What If ? – Two Questions about Stages

“Eighty to ninety percent of Christian young people leave the church after graduation from high school.”

– Dr. Brad Widstrom (1)


Finding Faith – or Losing It?

At this point, it would be unfair of us to leave the issue of faith development without addressing the current phenomenon that has sent many teachers, parents, and youth leaders scrambling for answers: The majority of youth leave the church after graduating from high school. Statistics vary according to who you listen to, but the numbers are well over 75%. I’ve dealt in depth with this in another book, so I won’t repeat myself here. But I do want to point out the thread we have followed as we’ve gone through the developmental stages.


  • Preschoolers         take beliefs for granted
  • Six – eight             generally believe, but may ask astute questions
  • Nine – ten              ask questions, see inconsistencies
  • Eleven                   may challenge beliefs
  • Twelve                   may argue with beliefs
  • Thirteen and up     may rebel against beliefs, not in the sense of revolting, but in the sense of refusing to “buy in”

You may say that your child or even most of the kids in your ‘tween or youth group are not challenging, arguing, or rebelling. That doesn’t mean they don’t have questions or concerns. It may mean they are afraid to express those concerns. Or it may mean it hasn’t occurred to them yet to truly personalize their faith. Or they may equate mental assent to their parents’ beliefs with a personal faith. But in order for a teen to personalize faith, he or she must drop the taken-for-grantedness of it.

In this regard, I see three options for the adolescent:

  1. Don’t question the taken-for-grantedness.

In this case, the answer to “Why do you believe?” is “Because my mom and dad (or pastor or youth leader) told me it was so.”

  1. Let go of taken-for-granted belief and pick up personal faith.

In this case, the expression of your young person’s faith may or may not look like yours. But it will be her own personal faith, and she will be able to explain from her heart-felt conviction why she is a Christian, and not just say by rote what she has been taught to say.                 .

  1. Drop the taken-for-grantedness of faith and leave it behind.

This seems to be what a lot of young people are doing. At least they are leaving the church behind. (Which might put them in a new category: having a personal faith in Jesus that is expressed outside the traditional church.)

The question is: Why would kids not personalize the Christian faith as part of their developing identity? Or why would they personalize faith yet leave the church, if indeed that’s what some of them are doing? That, of course, is a broad subject and one I cover in another book. If you are interested in exploring these issues, I invite you to join me in the book I Want to Believe But I Can’t.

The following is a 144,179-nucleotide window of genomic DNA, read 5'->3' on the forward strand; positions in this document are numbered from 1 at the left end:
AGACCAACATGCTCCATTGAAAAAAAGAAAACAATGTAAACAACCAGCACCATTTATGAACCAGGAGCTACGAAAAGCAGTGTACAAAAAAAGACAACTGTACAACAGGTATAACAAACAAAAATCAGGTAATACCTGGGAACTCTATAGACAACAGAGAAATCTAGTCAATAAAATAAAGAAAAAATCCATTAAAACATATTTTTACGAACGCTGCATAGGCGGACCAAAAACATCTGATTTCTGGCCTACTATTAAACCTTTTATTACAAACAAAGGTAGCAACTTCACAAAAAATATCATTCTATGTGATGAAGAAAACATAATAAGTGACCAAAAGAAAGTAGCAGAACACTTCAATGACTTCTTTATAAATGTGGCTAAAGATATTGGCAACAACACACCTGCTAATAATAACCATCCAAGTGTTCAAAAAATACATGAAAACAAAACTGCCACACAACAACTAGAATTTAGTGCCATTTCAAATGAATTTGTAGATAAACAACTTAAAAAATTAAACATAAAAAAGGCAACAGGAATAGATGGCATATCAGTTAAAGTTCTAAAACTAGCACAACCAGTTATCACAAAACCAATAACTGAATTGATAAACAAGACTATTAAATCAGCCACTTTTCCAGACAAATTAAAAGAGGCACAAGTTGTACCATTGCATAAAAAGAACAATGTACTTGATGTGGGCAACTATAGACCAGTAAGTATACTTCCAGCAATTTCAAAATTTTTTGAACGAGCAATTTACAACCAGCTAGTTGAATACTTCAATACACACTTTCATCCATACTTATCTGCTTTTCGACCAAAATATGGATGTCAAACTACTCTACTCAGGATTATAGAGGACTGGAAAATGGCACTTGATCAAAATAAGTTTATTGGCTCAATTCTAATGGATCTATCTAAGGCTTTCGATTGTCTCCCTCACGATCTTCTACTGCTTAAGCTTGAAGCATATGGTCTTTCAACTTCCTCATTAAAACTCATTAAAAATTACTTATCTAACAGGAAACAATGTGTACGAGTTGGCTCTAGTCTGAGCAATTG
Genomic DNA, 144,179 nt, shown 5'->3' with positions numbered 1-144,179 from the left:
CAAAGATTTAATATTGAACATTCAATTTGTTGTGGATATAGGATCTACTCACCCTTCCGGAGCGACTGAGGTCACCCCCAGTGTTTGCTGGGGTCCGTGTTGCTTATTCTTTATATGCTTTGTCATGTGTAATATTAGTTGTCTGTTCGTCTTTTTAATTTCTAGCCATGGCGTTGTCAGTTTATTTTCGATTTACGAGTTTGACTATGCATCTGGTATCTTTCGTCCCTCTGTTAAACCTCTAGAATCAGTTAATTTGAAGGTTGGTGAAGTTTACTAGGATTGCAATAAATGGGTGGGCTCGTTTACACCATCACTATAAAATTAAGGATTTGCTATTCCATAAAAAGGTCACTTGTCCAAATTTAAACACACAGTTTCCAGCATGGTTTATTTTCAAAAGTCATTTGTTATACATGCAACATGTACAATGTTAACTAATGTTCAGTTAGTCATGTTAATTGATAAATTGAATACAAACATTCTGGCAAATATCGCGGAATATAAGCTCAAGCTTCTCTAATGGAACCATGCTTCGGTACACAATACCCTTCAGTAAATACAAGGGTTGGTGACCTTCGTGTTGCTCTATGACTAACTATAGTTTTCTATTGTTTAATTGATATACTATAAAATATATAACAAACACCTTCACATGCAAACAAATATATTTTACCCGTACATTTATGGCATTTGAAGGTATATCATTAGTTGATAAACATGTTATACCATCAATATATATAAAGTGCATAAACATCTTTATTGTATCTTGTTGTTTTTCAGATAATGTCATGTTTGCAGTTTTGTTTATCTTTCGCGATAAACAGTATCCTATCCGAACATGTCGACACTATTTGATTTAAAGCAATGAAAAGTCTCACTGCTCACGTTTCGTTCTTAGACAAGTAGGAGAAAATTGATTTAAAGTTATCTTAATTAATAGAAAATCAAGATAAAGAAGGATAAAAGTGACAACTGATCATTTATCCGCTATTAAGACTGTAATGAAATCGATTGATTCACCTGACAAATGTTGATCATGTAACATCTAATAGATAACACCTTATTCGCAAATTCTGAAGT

What If the Scale was Tipped to the Negative?

Another question about stages: What if a person didn’t develop the positive? What if she didn’t gain a sense of trust in infancy? What if she didn’t develop a sense of industry and competence in her school years? Does she get stuck at that stage?

The answer is no. A person progresses through all the stages. We can compare it again to building a house. All the floors will be added on, one by one. If the negative side of a stage develops instead of the positive side, the person will move on, carrying with her the negative sense that she received from that stage. As an adult, she may have an underlying sense of shame or undue guilt. She may feel inferior. Or she may not have a strong sense of identity. There’s a crack in the foundation that may cause problems in the house later on.

What can we do if someone has developed the negative instead of the positive? Here are some things to remember:

  1. Children are very resilient. They bounce back and usually forgive easily. Just because there’s a crack somewhere doesn’t mean the house will fall down. Everyone has “issues,” and the way we respond to them can make us stronger and wiser.
  2. God is in control. None of us is perfect. At one time or other, we all add weight to the negative side of the child’s development. As we work with children at home or in the classroom, we need to pray, “Father, make up for my deficiencies as a parent or teacher.” In Joel 2:25, God promises his people, “I will repay you for the years the locusts have eaten.” God can patch the cracks, though He may not do so miraculously, and there may be some healing pain involved.
  3. You can help repair the damage. If the damage is causing serious problems, the person should see a Christian counselor to help her work through the pain of the past so that it no longer has a stranglehold on her present or future. However, let’s say you know or suspect that a child you are working with has experienced abandonment and never developed a sense of trust. In that case, you show her that you are trustworthy and your love and respect for her are unconditional. She will probably test you to see if that’s true. So you stay the course. Show you’re trustworthy by loving her no matter what.

Whether a person missed out on trust or autonomy or initiative or industry or identity, your role is the same. Accept and encourage by giving the person doses of the positive input that she missed at that earlier stage in life.


–from Child Sensitive Teaching, by Karyn Henley, Chapter 10
© Karyn Henley. All rights reserved. Exclusively administered by Child Sensitive Communication, LLC.

photo courtesy pixabay.com

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